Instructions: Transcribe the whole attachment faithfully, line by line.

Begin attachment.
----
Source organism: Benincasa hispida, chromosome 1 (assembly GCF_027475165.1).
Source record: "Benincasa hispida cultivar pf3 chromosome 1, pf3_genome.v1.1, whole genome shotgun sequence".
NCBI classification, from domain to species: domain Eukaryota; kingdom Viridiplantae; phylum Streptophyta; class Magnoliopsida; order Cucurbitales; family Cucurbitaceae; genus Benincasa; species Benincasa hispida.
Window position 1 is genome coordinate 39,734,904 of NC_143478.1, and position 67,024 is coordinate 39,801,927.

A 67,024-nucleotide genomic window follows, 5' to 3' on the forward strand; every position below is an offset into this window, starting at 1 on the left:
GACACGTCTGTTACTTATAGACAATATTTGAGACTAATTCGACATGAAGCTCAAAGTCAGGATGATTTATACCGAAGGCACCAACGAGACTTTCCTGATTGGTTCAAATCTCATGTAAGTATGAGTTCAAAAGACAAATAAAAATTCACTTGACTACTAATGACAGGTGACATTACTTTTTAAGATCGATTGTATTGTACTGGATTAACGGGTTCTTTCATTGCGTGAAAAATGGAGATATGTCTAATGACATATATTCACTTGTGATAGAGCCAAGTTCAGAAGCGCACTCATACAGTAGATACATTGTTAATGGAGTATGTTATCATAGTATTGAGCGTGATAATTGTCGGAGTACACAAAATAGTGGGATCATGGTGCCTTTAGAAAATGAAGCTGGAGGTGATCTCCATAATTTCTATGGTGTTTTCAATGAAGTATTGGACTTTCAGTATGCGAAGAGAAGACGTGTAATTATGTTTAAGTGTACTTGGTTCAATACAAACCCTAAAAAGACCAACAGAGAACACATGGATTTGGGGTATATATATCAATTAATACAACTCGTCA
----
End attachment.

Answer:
Source organism: Benincasa hispida, chromosome 1 (assembly GCF_027475165.1).
Source record: "Benincasa hispida cultivar pf3 chromosome 1, pf3_genome.v1.1, whole genome shotgun sequence".
NCBI classification, from domain to species: domain Eukaryota; kingdom Viridiplantae; phylum Streptophyta; class Magnoliopsida; order Cucurbitales; family Cucurbitaceae; genus Benincasa; species Benincasa hispida.
Window position 1 is genome coordinate 39,734,904 of NC_143478.1, and position 67,024 is coordinate 39,801,927.

A 67,024-nucleotide genomic window follows, 5' to 3' on the forward strand; every position below is an offset into this window, starting at 1 on the left:
GACACGTCTGTTACTTATAGACAATATTTGAGACTAATTCGACATGAAGCTCAAAGTCAGGATGATTTATACCGAAGGCACCAACGAGACTTTCCTGATTGGTTCAAATCTCATGTAAGTATGAGTTCAAAAGACAAATAAAAATTCACTTGACTACTAATGACAGGTGACATTACTTTTTAAGATCGATTGTATTGTACTGGATTAACGGGTTCTTTCATTGCGTGAAAAATGGAGATATGTCTAATGACATATATTCACTTGTGATAGAGCCAAGTTCAGAAGCGCACTCATACAGTAGATACATTGTTAATGGAGTATGTTATCATAGTATTGAGCGTGATAATTGTCGGAGTACACAAAATAGTGGGATCATGGTGCCTTTAGAAAATGAAGCTGGAGGTGATCTCCATAATTTCTATGGTGTTTTCAATGAAGTATTGGACTTTCAGTATGCGAAGAGAAGACGTGTAATTATGTTTAAGTGTACTTGGTTCAATACAAACCCTAAAAAGACCAACAGAGAACACATGGATTTGGGGTATATATATCAATTAATACAACTCGTCA